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Main Title Structural changes during the decomposition of calcium hydroxide. {microfiche}
Author Jozewicz, W. ; Kirchgessner, D. A. ; Gullett, B. K.
CORP Author Acurex Corp., Research Triangle Park, NC. Environmental Systems Div.;Environmental Protection Agency, Research Triangle Park, NC. Air and Energy Engineering Research Lab.
Publisher Acurex Corporation for U.S. Environmental Protection Agency,
Year Published 1990
Report Number EPA-68-02-3988; EPA/600/D-89/204
Stock Number PB90-132903
Subjects Calcium hydroxide
Additional Subjects Air pollution control ; Calcium hydroxides ; Decomposition ; Sulfur dioxide ; Injection ; Surface properties ; Sorbents ; Performance evaluation ; Calcium oxides ; Chemical reactions ; Particle sizes ; Area ; Calcium carbonates ; Porosity
Library Call Number Additional Info Location Last
NTIS  PB90-132903 Some EPA libraries have a fiche copy filed under the call number shown. 07/26/2022
The paper discusses the production of calcium hydroxides with surface areas of 6-74 sq m/g, in an attempt to develop more reactive sorbents for SO2 capture during furnace injection. It was found that adding alcohol to the water of hydration yielded hydroxides with surface areas up to 40 sq m/g. The sorbents were produced using 'double hydration' and a mixture of water and methyl alcohol. When these sorbents were injected into the boiler, however, only marginal increases in SO2 capture were observed. The purpose of the research was to monitor structural changes in these sorbents during calcination in order to determine the reason for their relatively poor performance. For a given calcine and fixed conditions of calcination, the surface area decreased and median pore size increased with decreasing particle size in the 1.2-7.5 micrometer size range. This suggests that sintering advances more quickly in fine particles. For sorbents described here and using one precursor limestone, a correlation could be found between structural properties of Ca(OH)2 and nascent CaO. Increased surface area of Ca(OH)2 led to higher surface area of CaO after calcination at fixed conditions. The theoretical existence of an optimum combination of surface area and porosity of CaO was verified.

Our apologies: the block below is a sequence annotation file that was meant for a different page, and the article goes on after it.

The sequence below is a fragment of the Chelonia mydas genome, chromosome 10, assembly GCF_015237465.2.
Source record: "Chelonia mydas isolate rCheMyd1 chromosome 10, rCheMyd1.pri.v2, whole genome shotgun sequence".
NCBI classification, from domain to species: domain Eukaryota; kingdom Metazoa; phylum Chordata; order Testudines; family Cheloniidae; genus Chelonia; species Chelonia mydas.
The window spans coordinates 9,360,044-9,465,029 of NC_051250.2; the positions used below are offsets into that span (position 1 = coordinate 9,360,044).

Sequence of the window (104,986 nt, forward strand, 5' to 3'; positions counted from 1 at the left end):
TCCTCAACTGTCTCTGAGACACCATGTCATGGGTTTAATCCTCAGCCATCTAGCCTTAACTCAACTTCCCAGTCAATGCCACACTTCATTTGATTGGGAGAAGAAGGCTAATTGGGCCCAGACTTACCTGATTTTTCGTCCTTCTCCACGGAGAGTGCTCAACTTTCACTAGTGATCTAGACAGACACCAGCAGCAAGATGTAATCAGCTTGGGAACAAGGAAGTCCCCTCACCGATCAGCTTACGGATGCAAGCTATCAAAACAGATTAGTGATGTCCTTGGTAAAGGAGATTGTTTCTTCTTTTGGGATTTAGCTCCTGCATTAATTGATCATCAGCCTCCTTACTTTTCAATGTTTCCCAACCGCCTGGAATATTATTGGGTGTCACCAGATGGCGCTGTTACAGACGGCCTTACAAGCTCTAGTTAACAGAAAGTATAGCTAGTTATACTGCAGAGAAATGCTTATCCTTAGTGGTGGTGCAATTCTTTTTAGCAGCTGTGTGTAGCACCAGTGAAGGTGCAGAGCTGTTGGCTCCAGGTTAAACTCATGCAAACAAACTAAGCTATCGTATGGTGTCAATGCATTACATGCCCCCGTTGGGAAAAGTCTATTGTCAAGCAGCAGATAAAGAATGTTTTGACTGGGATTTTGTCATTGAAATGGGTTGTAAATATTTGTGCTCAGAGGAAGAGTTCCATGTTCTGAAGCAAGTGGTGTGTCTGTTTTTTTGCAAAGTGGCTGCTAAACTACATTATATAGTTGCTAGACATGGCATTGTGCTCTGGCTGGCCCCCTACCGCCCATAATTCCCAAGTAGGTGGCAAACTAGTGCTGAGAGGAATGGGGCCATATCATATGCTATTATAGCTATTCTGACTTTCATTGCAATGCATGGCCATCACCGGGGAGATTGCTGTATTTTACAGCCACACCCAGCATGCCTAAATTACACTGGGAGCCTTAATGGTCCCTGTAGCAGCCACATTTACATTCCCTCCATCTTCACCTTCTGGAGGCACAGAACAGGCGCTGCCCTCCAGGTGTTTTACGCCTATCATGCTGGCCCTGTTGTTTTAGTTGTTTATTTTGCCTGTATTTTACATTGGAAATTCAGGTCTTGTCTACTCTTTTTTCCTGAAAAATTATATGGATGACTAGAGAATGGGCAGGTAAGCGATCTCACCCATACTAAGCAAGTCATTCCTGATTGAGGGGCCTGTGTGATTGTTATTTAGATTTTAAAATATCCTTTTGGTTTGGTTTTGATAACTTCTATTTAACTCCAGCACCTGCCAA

"EPA 600/D-89/204".